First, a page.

In all honesty, there was a part of Vicki Mitchell which wondered if, indeed, she would ever see a field house at the University at Buffalo during her tenure.
Mitchell, who coaches cross country and track and field, had heard talk about the facility for 20 years, just like everyone else.
But now, shovels are scheduled to go into the ground.
With funding secured over the summer, the university announced on Friday morning that it has secured the services of Rochester-based LeChase Construction as the general contractor and New York-based architecture firm CHAfor the project.
The 92,000-square-foot indoor practice facility is scheduled to have a ground-breaking ceremony on Oct. 7, before the UB football homecoming game against Western Michigan.
"Knowing that in a couple of weeks we will see digging happening is so dang exciting," said Mitchell who has been the director and head coach of UB's cross country and track and field programs since 2002. "I think it's monumental for our program and for all our programs and our campus and the community. It puts us in the running with all the other Mid-American Conference schools who have facilities. And even though we've been lacking in facilities, we still have been competitive at a high level. This gives us that advantage that we previously had not had."
While "field house" and "football" are often synonymous, the facility will benefit a wide swath of the UB athletic community. Along with a full-size football field, it will feature 6,000 feet of rubber track for sprint practice as well as long/triple jump and pole vault pits. In addition, it will have motorized suspended softball hitting tunnels.
"The comparisons we've draw is that you don't have a major university without labs and libraries," UB Athletic Director Allen Greene said. "The provost would not expect students to study out in the wind and rain, the scorching summer sun or the snow, and expect them to do well on tests. We've been expected to win championships without having a lab and a library. This puts us on par with our peers. Honestly, there are high schools and junior colleges and FCS schools that have the facilities. It's less a wish item and more an absolute necessity."
Weather plays an impact into the use of the facility, particularly for the cross country team and distance runners. While winters have been mild in terms of snow in recent years, ice and brutal winds are common, creating too dangerous conditions for outdoor training.
The track and field team has lacked proper pits for indoor work on long and triple jumps. Not only has that meant a limited ability to work on their sport, but also created a prolonged setup and tear down, one that can add an hour to a student-athlete's practice. And in the current climate for all college students where issues of mental health highlight a need for a more balanced schedule, that reduction in set up or travel time to an off-campus facility has the potential to make a world of difference.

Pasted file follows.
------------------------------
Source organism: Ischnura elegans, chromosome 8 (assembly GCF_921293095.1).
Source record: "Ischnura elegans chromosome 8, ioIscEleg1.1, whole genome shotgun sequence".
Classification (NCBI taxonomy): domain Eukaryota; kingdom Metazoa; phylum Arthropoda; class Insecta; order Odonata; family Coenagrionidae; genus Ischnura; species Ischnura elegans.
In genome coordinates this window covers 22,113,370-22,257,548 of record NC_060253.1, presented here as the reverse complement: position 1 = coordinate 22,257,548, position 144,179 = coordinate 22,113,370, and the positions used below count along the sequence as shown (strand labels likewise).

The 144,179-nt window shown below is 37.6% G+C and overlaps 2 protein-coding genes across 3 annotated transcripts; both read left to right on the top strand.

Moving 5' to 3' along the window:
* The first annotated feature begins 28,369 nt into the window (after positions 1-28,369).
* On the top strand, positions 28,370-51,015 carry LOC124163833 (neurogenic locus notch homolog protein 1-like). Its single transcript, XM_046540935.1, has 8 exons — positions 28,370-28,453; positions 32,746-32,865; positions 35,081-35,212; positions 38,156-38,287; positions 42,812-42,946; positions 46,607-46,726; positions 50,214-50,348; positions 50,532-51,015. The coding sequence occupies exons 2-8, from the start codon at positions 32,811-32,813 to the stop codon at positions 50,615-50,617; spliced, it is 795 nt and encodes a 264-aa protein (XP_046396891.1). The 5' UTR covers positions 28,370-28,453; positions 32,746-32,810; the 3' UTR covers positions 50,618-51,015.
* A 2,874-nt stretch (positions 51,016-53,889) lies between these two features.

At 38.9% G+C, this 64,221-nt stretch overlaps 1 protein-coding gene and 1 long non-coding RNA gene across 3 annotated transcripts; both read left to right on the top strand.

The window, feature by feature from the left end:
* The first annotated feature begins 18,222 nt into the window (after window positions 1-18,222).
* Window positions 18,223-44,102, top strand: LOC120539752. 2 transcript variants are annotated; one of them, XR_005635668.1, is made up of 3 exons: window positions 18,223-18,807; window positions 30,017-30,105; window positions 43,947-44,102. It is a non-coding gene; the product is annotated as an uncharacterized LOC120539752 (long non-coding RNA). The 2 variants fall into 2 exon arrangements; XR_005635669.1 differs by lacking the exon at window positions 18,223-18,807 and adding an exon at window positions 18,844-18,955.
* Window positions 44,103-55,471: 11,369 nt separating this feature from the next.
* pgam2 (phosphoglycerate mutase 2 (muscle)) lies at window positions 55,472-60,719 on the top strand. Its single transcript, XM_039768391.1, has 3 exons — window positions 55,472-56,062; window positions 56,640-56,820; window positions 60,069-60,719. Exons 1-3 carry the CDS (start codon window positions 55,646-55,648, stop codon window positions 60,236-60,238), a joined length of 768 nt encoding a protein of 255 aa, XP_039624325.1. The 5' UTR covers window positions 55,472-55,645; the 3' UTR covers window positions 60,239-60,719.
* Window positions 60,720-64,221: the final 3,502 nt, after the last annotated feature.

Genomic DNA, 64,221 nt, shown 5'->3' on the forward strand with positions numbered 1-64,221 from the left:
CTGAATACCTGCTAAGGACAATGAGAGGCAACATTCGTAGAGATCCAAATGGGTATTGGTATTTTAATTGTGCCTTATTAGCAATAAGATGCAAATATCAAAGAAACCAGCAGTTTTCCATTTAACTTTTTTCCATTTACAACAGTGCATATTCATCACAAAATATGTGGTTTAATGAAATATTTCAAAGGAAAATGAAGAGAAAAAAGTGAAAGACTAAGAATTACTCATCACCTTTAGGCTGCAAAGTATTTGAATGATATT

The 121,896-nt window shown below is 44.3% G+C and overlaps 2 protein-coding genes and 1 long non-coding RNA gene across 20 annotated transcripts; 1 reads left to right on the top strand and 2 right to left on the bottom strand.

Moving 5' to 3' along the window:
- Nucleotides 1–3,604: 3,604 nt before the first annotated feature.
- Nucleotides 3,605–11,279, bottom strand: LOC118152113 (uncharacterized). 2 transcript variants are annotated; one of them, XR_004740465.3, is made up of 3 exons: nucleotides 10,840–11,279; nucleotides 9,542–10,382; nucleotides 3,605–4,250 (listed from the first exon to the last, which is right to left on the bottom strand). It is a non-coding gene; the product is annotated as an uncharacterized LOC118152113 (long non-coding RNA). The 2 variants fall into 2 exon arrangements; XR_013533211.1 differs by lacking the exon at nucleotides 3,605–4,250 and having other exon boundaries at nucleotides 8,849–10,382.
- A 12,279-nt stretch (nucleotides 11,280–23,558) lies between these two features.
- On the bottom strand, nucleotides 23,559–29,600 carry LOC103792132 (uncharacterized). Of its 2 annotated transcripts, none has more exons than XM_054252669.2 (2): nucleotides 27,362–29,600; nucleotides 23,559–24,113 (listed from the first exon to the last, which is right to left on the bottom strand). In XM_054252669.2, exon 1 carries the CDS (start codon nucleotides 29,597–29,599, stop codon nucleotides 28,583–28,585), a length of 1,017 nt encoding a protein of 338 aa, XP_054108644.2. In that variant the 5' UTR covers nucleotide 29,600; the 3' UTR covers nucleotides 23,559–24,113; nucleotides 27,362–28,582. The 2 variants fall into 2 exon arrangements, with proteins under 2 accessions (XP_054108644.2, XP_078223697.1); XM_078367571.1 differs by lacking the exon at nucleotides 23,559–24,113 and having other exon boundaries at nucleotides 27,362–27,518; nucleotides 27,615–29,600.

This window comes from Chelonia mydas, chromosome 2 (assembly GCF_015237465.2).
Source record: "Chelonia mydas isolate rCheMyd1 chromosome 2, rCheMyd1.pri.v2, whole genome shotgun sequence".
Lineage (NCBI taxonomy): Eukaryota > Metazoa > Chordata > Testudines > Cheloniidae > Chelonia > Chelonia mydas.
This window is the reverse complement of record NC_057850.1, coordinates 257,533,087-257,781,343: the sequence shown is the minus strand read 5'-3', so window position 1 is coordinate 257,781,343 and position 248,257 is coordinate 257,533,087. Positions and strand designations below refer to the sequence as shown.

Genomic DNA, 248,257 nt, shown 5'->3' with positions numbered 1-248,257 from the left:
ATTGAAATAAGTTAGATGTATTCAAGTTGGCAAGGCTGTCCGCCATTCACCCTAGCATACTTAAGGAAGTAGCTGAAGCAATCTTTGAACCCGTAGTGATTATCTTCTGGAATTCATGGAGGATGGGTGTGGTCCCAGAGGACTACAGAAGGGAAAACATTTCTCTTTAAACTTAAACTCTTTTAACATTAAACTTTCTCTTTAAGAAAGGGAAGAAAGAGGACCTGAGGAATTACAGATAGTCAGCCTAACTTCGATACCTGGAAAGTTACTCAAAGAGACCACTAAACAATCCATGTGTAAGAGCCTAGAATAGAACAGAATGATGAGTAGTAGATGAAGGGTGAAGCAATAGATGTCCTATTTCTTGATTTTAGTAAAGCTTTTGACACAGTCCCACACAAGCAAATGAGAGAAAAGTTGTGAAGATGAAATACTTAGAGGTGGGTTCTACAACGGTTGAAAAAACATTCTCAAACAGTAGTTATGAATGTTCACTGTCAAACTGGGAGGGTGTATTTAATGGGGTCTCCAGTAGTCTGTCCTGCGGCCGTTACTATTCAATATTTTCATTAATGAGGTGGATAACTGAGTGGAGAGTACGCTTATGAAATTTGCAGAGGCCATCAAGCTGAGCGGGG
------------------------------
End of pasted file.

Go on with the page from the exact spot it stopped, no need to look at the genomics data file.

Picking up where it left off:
"This allows them to be more efficient with the practice time," Mitchell said. "And if they know they're going to get one more hour a couple days a week, it can add to their sleep, or give them a chance to have dinner with their teammates or just relaxing. Those things have real benefits."
A more tangible benefit will come from scheduling. While men's and women's basketball won't necessarily be using the field house, creating a new space for other teams frees up space in Alumni Arena. That affords basketball more flexibility with their practice schedule and gives players more access to unconstructed practice time. You know, just heading over the gym to shoot baskets, work on mechanics, and pass the ball around with your teammates.
That same freedom for unstructured time can benefit the football team, as well.
A field house is often seen as a shelter from the elements. And while that's true, with no field house, UB football players have not had a space in the off-season to work out pass plays and routes on their own.
"My first year I was disappointed to see our timing and our passing game when we first started to hit the field," third-year UB football coach Lance Leipold said. "Just like in basketball there are gym rats, quarterbacks and receivers like to get together and work on timing and route running and all those things. Now, there's an opportunity for them to do their own work."
The timing of the new field house comes as Buffalo has its first season without four sports this season after the university cut men's soccer, men's swimming and diving, baseball, and women's rowing in the spring.
"Some people are trying to connect the discontinued sports and this field house," Greene said. "It is crystal clear the funding for this project is solely based on private philanthropic funds, The Gicewicz Club, our football premium seating area, and conference revenue driven by football.
"Our purpose is to provide a positive and championship environment. The discontinuation of sports and the field house are two separate lines."